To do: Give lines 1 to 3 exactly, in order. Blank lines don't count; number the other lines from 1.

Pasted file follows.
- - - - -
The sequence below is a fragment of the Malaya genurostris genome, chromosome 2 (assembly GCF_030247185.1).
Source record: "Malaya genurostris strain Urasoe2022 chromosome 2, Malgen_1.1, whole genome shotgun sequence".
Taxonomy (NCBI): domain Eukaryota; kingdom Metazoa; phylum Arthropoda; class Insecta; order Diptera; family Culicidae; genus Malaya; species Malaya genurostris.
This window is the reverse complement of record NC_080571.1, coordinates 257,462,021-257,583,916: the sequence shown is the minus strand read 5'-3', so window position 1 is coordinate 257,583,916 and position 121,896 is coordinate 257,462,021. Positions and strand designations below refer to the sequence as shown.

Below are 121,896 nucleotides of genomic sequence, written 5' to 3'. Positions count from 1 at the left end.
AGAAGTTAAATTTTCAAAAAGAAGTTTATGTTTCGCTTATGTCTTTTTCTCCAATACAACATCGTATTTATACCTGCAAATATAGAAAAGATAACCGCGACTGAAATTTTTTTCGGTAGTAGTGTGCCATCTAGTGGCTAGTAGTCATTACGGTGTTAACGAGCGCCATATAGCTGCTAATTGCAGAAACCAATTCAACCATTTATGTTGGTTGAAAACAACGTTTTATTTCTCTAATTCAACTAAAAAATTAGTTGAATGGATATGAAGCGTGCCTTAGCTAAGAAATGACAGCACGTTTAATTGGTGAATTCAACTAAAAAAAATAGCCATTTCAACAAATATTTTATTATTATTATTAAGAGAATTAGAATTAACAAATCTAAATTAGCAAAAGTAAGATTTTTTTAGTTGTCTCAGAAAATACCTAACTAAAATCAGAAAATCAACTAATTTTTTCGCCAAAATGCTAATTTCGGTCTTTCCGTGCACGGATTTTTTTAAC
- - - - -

The sequence below is a fragment of the Malaya genurostris genome, chromosome 2 (assembly GCF_030247185.1).
Source record: "Malaya genurostris strain Urasoe2022 chromosome 2, Malgen_1.1, whole genome shotgun sequence".
Taxonomy (NCBI): domain Eukaryota; kingdom Metazoa; phylum Arthropoda; class Insecta; order Diptera; family Culicidae; genus Malaya; species Malaya genurostris.